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No change with X Factor

"THIS isn't just an audition, this is an audition for The X Factor!" It's not clear if Gary Barlow was talking about the hordes of wannabes queuing outside for the chance to become the next act dropped by Simon Cowell's label after a year, or his own debut as Cowell's replacement-of-sorts.

At any rate, Gary was excited -- although "not as excited as me mum", he said, which makes you wonder what Gary's mum was doing in all those years when Take That were selling millions of records and packing out arenas.

Mind you, Gary's enthusiasm came right at the start, before he'd endured dozens of talented, tuneless gobshites who couldn't hold a note if they worked in a bank.

Poor Gary. He's been misinformed. He seems to think he's judging a singing competition rather than a karaoke pantomime. Maybe he doesn't watch The X Factor.

The other new judges, however, have it licked. Tulisa Contostavlos from N-Dubz knows exactly why she's there: to inject some lippy, urban edginess into the thing -- or in other words, NOT be Cheryl Cole.

Kelly Rowland, aka the one from Destiny's Child who isn't Beyonce, provides a bit of loud, brash, all-American pizzazz -- everything is "freakin'" this and "freakin'" that -- while the lone survivor, Louis Walsh, is still just Louis Walsh: gnome-like, as opposed to gnomic, as ever, and enthusiastically championing anyone who makes it from one side of the stage to the other without falling over.

Cosmetic changes aside, this is X Factor business as usual, except the producers have compensated for Cowell's absence by upping the idiocy ante considerably.

Frankie, a smarmy, cocky, teenage twerp dripping with entitlement and with a hairstyle you want to punch was Generation X Factor incarnate.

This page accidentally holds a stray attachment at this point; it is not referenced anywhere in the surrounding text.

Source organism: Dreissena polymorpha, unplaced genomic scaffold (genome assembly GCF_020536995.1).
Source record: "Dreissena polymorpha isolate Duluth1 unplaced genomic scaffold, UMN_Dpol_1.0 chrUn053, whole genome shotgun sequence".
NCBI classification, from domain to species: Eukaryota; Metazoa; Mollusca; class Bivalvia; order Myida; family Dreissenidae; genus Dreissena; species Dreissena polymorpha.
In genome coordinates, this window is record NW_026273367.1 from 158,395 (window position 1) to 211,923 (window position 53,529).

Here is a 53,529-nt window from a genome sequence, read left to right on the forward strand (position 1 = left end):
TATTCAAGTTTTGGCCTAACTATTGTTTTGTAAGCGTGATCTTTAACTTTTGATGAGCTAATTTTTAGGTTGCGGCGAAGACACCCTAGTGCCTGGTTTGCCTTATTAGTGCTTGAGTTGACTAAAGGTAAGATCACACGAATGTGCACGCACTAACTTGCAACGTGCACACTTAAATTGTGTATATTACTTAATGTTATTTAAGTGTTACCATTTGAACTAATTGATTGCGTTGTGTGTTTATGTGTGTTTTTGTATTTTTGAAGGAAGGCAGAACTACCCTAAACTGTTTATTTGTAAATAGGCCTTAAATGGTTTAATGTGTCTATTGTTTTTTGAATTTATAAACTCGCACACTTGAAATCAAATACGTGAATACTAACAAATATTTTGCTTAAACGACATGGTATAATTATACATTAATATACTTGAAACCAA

"I want to be HUGE," he said, before dropping his trousers to show the seven girls' names tattooed on his bum. This being family television, the crack -- the bit that defines what a bum is -- was fuzzed out, although Frankie still managed to talk through his arse. The rasp coming from the orifice at the top was enough to get him to bootcamp.

A tone-deaf moron called George, who was kicked off last year for throwing down his microphone and giving the judges the finger, was kicked off again this year for doing the same thing -- and calling Tulisa "a scumbag".

Goldie, a demented tai chi teacher from Hong Kong, waggled her bum in the judges' faces and wrapped her leg around Gary's neck, causing him to freeze like a horrified fish finger. "I don't believe we're having this conversation," he moaned as the other three voted to put Goldie through.

This year's series has already found its first piece of psychologically shaky tabloid fodder -- Kitty, a manic blonde with what looks like a personality disorder -- and a doe-eyed 16-year-old from Tyrone called Janet, whose cute, quirky little voice could either enchant or irritate. Only time will tell.

If The Antiques Roadshow showered Who Do You Think You Are? with wine, flowers, chocolates and little love notes, and then took it away for a dirty weekend, the eventual offspring would be The Genealogy Roadshow. Derek Mooney and a trio of genealogy experts -- Nicola Morris, John Grenham and the splendidly named Turtle Bunbury -- pitch up around the country (last night it was Adare Manor in Limerick) and trace members of the public's ancestry for links to famous people and/or events. Last night's opener unearthed a link between the family of Patricia O'Neill, from Kilkenny, and Charlie Chaplin's third wife, Oona.

Not all the findings were that dramatic, of course, but this is ideal Sunday teatime material, brand new but with a comfortingly familiar feel, that taps into the current craze for clambering up the family tree.

Unlike a lot of what RTE1 sticks into this slot, it's also competently made by Big Mountain Productions, which also produces TV3's laudable, if flawed, The Tenements.

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